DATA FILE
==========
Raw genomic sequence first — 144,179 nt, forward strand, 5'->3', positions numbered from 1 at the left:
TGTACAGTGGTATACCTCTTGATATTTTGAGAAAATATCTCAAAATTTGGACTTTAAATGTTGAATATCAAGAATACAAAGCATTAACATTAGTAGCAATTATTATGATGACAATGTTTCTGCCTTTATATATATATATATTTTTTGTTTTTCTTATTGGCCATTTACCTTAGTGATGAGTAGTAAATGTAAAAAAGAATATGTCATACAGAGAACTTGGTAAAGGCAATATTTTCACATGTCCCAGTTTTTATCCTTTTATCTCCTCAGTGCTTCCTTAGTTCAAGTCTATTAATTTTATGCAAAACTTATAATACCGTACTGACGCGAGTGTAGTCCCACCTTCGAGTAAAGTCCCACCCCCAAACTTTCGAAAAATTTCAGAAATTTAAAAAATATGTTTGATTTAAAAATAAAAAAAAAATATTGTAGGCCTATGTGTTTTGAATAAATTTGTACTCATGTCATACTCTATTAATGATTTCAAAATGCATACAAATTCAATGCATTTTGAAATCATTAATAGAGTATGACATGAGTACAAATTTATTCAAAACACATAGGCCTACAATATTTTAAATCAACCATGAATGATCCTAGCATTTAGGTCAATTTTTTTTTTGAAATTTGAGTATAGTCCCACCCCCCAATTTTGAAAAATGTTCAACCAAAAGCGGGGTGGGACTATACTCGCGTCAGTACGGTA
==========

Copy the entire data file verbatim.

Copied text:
Raw genomic sequence first — 144,179 nt, forward strand, 5'->3', positions numbered from 1 at the left:
TGTACAGTGGTATACCTCTTGATATTTTGAGAAAATATCTCAAAATTTGGACTTTAAATGTTGAATATCAAGAATACAAAGCATTAACATTAGTAGCAATTATTATGATGACAATGTTTCTGCCTTTATATATATATATATTTTTTGTTTTTCTTATTGGCCATTTACCTTAGTGATGAGTAGTAAATGTAAAAAAGAATATGTCATACAGAGAACTTGGTAAAGGCAATATTTTCACATGTCCCAGTTTTTATCCTTTTATCTCCTCAGTGCTTCCTTAGTTCAAGTCTATTAATTTTATGCAAAACTTATAATACCGTACTGACGCGAGTGTAGTCCCACCTTCGAGTAAAGTCCCACCCCCAAACTTTCGAAAAATTTCAGAAATTTAAAAAATATGTTTGATTTAAAAATAAAAAAAAAATATTGTAGGCCTATGTGTTTTGAATAAATTTGTACTCATGTCATACTCTATTAATGATTTCAAAATGCATACAAATTCAATGCATTTTGAAATCATTAATAGAGTATGACATGAGTACAAATTTATTCAAAACACATAGGCCTACAATATTTTAAATCAACCATGAATGATCCTAGCATTTAGGTCAATTTTTTTTTTGAAATTTGAGTATAGTCCCACCCCCCAATTTTGAAAAATGTTCAACCAAAAGCGGGGTGGGACTATACTCGCGTCAGTACGGTA